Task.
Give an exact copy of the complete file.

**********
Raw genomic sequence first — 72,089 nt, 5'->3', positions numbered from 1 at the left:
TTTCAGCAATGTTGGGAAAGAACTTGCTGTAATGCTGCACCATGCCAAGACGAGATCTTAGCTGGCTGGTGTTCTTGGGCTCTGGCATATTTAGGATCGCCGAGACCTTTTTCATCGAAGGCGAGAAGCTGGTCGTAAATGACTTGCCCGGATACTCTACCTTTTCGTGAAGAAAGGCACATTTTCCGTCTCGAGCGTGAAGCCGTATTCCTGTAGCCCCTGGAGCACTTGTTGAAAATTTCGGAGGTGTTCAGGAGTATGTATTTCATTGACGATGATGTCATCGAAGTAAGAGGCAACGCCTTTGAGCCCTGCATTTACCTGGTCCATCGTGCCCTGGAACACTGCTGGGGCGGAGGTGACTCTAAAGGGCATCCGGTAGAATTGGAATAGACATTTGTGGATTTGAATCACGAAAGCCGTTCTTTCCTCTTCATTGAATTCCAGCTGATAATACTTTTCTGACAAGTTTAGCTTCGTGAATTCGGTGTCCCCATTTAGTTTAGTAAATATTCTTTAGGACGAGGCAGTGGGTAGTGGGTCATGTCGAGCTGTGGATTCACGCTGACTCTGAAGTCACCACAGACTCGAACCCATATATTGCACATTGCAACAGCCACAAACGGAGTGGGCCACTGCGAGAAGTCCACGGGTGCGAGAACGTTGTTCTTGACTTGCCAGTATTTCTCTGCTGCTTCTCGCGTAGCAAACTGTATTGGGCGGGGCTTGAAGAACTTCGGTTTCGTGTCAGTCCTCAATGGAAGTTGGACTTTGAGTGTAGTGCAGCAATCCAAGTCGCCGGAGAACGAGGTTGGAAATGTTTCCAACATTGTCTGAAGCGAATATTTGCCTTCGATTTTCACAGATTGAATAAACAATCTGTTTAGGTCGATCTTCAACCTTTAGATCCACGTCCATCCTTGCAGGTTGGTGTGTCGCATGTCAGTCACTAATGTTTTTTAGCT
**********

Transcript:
Raw genomic sequence first — 72,089 nt, 5'->3', positions numbered from 1 at the left:
TTTCAGCAATGTTGGGAAAGAACTTGCTGTAATGCTGCACCATGCCAAGACGAGATCTTAGCTGGCTGGTGTTCTTGGGCTCTGGCATATTTAGGATCGCCGAGACCTTTTTCATCGAAGGCGAGAAGCTGGTCGTAAATGACTTGCCCGGATACTCTACCTTTTCGTGAAGAAAGGCACATTTTCCGTCTCGAGCGTGAAGCCGTATTCCTGTAGCCCCTGGAGCACTTGTTGAAAATTTCGGAGGTGTTCAGGAGTATGTATTTCATTGACGATGATGTCATCGAAGTAAGAGGCAACGCCTTTGAGCCCTGCATTTACCTGGTCCATCGTGCCCTGGAACACTGCTGGGGCGGAGGTGACTCTAAAGGGCATCCGGTAGAATTGGAATAGACATTTGTGGATTTGAATCACGAAAGCCGTTCTTTCCTCTTCATTGAATTCCAGCTGATAATACTTTTCTGACAAGTTTAGCTTCGTGAATTCGGTGTCCCCATTTAGTTTAGTAAATATTCTTTAGGACGAGGCAGTGGGTAGTGGGTCATGTCGAGCTGTGGATTCACGCTGACTCTGAAGTCACCACAGACTCGAACCCATATATTGCACATTGCAACAGCCACAAACGGAGTGGGCCACTGCGAGAAGTCCACGGGTGCGAGAACGTTGTTCTTGACTTGCCAGTATTTCTCTGCTGCTTCTCGCGTAGCAAACTGTATTGGGCGGGGCTTGAAGAACTTCGGTTTCGTGTCAGTCCTCAATGGAAGTTGGACTTTGAGTGTAGTGCAGCAATCCAAGTCGCCGGAGAACGAGGTTGGAAATGTTTCCAACATTGTCTGAAGCGAATATTTGCCTTCGATTTTCACAGATTGAATAAACAATCTGTTTAGGTCGATCTTCAACCTTTAGATCCACGTCCATCCTTGCAGGTTGGTGTGTCGCATGTCAGTCACTAATGTTTTTTAGCT